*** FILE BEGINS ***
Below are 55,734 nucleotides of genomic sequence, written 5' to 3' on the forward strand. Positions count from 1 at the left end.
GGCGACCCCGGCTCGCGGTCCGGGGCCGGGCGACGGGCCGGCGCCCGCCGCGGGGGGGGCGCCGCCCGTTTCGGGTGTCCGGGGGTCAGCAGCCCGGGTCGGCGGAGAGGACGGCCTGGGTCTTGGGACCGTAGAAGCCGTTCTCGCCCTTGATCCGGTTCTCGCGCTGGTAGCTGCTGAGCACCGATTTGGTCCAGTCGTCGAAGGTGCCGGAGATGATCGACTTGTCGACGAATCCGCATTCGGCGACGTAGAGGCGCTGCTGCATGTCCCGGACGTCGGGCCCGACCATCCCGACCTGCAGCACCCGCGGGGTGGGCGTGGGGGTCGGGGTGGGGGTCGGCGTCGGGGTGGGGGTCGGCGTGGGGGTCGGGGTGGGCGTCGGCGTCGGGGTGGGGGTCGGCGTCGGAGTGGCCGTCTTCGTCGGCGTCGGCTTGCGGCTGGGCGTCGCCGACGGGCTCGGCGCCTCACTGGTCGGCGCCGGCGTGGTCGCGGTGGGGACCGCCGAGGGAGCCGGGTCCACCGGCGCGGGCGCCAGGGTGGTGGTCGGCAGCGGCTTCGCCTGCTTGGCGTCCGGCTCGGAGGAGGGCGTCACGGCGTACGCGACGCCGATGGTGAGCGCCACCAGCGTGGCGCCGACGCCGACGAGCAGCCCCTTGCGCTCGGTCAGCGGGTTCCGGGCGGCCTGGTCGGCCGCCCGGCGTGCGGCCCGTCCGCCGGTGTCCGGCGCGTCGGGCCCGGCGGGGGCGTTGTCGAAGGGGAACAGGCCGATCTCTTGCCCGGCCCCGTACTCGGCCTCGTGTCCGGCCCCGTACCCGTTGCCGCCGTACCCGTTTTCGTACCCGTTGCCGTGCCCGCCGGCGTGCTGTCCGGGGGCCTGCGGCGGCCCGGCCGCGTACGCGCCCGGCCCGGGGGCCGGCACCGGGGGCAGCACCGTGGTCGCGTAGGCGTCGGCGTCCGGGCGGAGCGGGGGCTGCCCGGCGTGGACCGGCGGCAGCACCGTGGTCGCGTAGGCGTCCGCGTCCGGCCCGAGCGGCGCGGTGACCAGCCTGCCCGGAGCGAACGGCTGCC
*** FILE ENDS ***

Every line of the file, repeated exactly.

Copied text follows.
Below are 55,734 nucleotides of genomic sequence, written 5' to 3' on the forward strand. Positions count from 1 at the left end.
GGCGACCCCGGCTCGCGGTCCGGGGCCGGGCGACGGGCCGGCGCCCGCCGCGGGGGGGGCGCCGCCCGTTTCGGGTGTCCGGGGGTCAGCAGCCCGGGTCGGCGGAGAGGACGGCCTGGGTCTTGGGACCGTAGAAGCCGTTCTCGCCCTTGATCCGGTTCTCGCGCTGGTAGCTGCTGAGCACCGATTTGGTCCAGTCGTCGAAGGTGCCGGAGATGATCGACTTGTCGACGAATCCGCATTCGGCGACGTAGAGGCGCTGCTGCATGTCCCGGACGTCGGGCCCGACCATCCCGACCTGCAGCACCCGCGGGGTGGGCGTGGGGGTCGGGGTGGGGGTCGGCGTCGGGGTGGGGGTCGGCGTGGGGGTCGGGGTGGGCGTCGGCGTCGGGGTGGGGGTCGGCGTCGGAGTGGCCGTCTTCGTCGGCGTCGGCTTGCGGCTGGGCGTCGCCGACGGGCTCGGCGCCTCACTGGTCGGCGCCGGCGTGGTCGCGGTGGGGACCGCCGAGGGAGCCGGGTCCACCGGCGCGGGCGCCAGGGTGGTGGTCGGCAGCGGCTTCGCCTGCTTGGCGTCCGGCTCGGAGGAGGGCGTCACGGCGTACGCGACGCCGATGGTGAGCGCCACCAGCGTGGCGCCGACGCCGACGAGCAGCCCCTTGCGCTCGGTCAGCGGGTTCCGGGCGGCCTGGTCGGCCGCCCGGCGTGCGGCCCGTCCGCCGGTGTCCGGCGCGTCGGGCCCGGCGGGGGCGTTGTCGAAGGGGAACAGGCCGATCTCTTGCCCGGCCCCGTACTCGGCCTCGTGTCCGGCCCCGTACCCGTTGCCGCCGTACCCGTTTTCGTACCCGTTGCCGTGCCCGCCGGCGTGCTGTCCGGGGGCCTGCGGCGGCCCGGCCGCGTACGCGCCCGGCCCGGGGGCCGGCACCGGGGGCAGCACCGTGGTCGCGTAGGCGTCGGCGTCCGGGCGGAGCGGGGGCTGCCCGGCGTGGACCGGCGGCAGCACCGTGGTCGCGTAGGCGTCCGCGTCCGGCCCGAGCGGCGCGGTGACCAGCCTGCCCGGAGCGAACGGCTGCC